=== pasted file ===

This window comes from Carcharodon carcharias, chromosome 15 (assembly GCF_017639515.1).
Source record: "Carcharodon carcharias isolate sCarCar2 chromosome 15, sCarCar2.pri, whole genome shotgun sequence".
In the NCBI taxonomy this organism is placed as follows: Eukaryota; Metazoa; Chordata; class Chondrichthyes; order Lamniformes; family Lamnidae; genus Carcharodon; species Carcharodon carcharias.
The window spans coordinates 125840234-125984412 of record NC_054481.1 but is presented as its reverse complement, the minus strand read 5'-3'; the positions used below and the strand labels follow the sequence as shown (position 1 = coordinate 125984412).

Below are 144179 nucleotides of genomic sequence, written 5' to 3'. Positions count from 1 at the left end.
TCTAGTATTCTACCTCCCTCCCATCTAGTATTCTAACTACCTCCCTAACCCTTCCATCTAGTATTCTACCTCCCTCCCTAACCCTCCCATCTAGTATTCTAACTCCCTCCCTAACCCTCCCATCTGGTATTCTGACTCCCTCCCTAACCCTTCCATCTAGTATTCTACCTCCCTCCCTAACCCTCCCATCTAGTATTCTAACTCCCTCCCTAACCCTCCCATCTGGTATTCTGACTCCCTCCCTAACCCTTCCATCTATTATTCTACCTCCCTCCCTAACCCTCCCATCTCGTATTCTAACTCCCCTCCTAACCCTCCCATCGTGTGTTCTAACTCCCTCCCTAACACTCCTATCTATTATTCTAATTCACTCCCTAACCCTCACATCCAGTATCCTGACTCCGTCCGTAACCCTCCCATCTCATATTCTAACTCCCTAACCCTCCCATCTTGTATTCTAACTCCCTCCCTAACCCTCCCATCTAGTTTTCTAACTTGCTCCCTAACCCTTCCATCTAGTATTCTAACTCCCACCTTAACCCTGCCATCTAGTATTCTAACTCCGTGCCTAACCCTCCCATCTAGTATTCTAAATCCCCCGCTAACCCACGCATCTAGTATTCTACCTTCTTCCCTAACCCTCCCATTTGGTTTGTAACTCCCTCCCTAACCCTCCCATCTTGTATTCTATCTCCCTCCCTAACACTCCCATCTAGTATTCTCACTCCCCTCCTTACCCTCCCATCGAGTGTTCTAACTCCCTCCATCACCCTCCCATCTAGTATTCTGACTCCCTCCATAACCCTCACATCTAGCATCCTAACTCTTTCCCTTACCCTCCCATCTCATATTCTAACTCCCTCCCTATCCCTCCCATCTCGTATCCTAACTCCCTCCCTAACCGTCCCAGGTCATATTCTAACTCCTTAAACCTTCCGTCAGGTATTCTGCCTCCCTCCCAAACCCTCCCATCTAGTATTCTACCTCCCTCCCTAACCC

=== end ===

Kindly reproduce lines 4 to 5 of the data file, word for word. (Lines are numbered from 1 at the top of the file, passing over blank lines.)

The window spans coordinates 125840234-125984412 of record NC_054481.1 but is presented as its reverse complement, the minus strand read 5'-3'; the positions used below and the strand labels follow the sequence as shown (position 1 = coordinate 125984412).

Below are 144179 nucleotides of genomic sequence, written 5' to 3'. Positions count from 1 at the left end.